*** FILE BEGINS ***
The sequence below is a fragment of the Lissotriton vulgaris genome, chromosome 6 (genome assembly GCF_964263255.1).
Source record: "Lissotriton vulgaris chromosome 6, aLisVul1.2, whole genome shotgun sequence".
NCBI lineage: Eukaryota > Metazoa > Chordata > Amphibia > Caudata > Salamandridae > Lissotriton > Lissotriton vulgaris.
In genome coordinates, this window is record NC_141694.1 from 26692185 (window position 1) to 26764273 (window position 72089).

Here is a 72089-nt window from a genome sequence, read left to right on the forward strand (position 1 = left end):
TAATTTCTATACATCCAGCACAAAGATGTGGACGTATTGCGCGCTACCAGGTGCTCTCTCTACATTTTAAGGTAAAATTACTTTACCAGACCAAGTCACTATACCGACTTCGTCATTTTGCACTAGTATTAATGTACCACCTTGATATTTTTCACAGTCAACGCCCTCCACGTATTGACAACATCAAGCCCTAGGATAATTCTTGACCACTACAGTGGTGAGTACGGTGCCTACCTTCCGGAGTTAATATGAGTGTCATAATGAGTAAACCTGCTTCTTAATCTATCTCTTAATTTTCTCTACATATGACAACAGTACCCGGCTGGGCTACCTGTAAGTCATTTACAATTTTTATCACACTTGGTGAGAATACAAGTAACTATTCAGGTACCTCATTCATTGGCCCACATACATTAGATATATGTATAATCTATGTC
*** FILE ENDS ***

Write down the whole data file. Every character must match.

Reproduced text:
The sequence below is a fragment of the Lissotriton vulgaris genome, chromosome 6 (genome assembly GCF_964263255.1).
Source record: "Lissotriton vulgaris chromosome 6, aLisVul1.2, whole genome shotgun sequence".
NCBI lineage: Eukaryota > Metazoa > Chordata > Amphibia > Caudata > Salamandridae > Lissotriton > Lissotriton vulgaris.
In genome coordinates, this window is record NC_141694.1 from 26692185 (window position 1) to 26764273 (window position 72089).

Here is a 72089-nt window from a genome sequence, read left to right on the forward strand (position 1 = left end):
TAATTTCTATACATCCAGCACAAAGATGTGGACGTATTGCGCGCTACCAGGTGCTCTCTCTACATTTTAAGGTAAAATTACTTTACCAGACCAAGTCACTATACCGACTTCGTCATTTTGCACTAGTATTAATGTACCACCTTGATATTTTTCACAGTCAACGCCCTCCACGTATTGACAACATCAAGCCCTAGGATAATTCTTGACCACTACAGTGGTGAGTACGGTGCCTACCTTCCGGAGTTAATATGAGTGTCATAATGAGTAAACCTGCTTCTTAATCTATCTCTTAATTTTCTCTACATATGACAACAGTACCCGGCTGGGCTACCTGTAAGTCATTTACAATTTTTATCACACTTGGTGAGAATACAAGTAACTATTCAGGTACCTCATTCATTGGCCCACATACATTAGATATATGTATAATCTATGTC